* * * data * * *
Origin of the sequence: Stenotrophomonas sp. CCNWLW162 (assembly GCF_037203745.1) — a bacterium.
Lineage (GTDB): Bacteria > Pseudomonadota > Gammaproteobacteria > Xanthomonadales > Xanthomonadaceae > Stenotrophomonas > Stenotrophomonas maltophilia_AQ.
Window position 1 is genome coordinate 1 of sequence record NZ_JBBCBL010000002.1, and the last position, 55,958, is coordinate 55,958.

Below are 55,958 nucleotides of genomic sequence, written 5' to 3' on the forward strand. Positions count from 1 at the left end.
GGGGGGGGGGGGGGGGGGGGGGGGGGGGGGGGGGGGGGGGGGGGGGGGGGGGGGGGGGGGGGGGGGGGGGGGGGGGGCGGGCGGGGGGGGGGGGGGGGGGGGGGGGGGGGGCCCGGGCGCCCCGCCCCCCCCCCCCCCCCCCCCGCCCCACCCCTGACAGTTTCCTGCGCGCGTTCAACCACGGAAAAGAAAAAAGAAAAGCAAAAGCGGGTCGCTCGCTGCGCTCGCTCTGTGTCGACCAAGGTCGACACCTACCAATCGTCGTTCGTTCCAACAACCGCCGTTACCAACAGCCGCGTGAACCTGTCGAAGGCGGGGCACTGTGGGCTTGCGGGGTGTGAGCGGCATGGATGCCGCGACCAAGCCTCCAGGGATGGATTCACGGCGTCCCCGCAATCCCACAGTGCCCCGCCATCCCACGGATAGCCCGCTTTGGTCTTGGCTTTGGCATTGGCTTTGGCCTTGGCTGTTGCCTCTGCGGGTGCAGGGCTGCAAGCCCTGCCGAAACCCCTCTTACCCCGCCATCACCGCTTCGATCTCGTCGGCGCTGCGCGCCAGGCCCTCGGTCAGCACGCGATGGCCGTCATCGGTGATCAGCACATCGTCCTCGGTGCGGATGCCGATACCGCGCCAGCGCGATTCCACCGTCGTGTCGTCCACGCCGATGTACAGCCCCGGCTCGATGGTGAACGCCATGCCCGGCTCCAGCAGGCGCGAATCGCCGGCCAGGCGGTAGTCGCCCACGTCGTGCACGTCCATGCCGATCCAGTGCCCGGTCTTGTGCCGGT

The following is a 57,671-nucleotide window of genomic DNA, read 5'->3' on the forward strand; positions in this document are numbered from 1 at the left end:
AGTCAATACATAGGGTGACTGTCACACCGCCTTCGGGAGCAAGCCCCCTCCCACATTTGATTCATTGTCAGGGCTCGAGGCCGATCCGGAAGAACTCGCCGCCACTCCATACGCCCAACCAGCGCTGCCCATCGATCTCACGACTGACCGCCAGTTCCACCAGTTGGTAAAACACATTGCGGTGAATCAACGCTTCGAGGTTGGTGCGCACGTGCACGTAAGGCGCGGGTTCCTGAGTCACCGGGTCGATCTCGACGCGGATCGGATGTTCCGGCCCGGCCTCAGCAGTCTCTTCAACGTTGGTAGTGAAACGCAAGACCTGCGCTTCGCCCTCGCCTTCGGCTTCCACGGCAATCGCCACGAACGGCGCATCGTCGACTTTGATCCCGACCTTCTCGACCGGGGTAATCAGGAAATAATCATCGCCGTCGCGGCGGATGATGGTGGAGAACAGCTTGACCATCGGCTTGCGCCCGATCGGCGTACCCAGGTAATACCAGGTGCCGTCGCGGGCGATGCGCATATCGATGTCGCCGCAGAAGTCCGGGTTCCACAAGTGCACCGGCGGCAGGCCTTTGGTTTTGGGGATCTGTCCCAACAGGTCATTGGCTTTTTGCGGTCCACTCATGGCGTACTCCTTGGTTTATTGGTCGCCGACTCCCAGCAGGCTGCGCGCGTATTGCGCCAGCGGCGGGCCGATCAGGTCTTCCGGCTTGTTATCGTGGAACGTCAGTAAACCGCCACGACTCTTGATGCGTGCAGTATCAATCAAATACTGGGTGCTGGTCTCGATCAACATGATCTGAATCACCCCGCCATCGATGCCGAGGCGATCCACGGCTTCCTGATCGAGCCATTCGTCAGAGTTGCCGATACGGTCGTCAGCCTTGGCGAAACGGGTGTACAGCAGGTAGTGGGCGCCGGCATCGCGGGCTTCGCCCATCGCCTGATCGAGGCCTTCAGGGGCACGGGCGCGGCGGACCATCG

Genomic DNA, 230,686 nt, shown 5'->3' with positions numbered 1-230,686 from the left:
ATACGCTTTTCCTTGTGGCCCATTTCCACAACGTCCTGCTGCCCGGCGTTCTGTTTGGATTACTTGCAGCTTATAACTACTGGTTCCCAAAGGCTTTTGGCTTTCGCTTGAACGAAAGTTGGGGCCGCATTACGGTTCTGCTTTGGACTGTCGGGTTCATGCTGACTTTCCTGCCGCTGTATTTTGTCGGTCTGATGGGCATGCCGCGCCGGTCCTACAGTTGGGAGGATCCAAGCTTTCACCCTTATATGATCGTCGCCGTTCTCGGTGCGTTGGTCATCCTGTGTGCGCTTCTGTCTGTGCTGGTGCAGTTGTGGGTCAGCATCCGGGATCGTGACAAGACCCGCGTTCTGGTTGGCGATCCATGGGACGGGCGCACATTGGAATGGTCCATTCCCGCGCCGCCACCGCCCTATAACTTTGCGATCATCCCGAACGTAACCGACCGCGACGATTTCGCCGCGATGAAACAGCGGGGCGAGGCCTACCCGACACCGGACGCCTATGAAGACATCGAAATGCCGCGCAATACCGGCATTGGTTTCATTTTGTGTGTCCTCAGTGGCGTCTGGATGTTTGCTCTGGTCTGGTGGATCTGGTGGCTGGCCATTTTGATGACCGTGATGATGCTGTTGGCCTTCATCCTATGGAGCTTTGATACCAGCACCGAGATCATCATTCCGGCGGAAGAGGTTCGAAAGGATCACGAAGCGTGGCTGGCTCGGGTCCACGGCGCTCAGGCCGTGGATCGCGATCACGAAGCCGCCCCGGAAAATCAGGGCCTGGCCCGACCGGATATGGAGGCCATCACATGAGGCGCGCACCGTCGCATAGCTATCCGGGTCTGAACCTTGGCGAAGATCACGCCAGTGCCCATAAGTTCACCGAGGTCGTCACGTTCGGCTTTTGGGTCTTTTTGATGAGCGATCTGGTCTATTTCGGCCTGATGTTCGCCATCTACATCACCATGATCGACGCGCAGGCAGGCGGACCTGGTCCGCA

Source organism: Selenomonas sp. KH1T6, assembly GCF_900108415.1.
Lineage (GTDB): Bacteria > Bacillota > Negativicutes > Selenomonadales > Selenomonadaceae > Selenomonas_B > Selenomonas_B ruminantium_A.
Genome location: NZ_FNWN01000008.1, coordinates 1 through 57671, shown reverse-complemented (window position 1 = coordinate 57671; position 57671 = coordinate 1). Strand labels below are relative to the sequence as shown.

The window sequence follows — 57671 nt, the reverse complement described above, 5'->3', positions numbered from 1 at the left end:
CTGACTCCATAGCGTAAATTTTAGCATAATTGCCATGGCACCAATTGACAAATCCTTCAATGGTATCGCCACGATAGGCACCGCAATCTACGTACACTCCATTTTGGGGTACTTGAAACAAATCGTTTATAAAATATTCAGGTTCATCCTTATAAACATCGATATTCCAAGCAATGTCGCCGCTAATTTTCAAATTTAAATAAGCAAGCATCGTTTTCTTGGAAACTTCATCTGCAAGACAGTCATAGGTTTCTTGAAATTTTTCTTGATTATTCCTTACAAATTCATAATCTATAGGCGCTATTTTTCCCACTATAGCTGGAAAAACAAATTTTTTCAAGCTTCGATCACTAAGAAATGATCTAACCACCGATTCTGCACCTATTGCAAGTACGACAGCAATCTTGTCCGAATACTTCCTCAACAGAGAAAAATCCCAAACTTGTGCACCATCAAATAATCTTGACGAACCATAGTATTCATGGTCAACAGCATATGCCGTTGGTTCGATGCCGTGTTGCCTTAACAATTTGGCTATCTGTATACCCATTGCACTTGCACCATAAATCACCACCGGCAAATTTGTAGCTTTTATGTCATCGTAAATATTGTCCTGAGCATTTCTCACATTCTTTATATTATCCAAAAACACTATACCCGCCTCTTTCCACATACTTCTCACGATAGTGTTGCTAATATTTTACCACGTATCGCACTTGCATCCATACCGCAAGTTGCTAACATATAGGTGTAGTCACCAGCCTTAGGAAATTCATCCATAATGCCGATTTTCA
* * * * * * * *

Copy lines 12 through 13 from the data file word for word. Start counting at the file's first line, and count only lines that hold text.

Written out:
Genome location: NZ_FNWN01000008.1, coordinates 1 through 57671, shown reverse-complemented (window position 1 = coordinate 57671; position 57671 = coordinate 1). Strand labels below are relative to the sequence as shown.

The window sequence follows — 57671 nt, the reverse complement described above, 5'->3', positions numbered from 1 at the left end: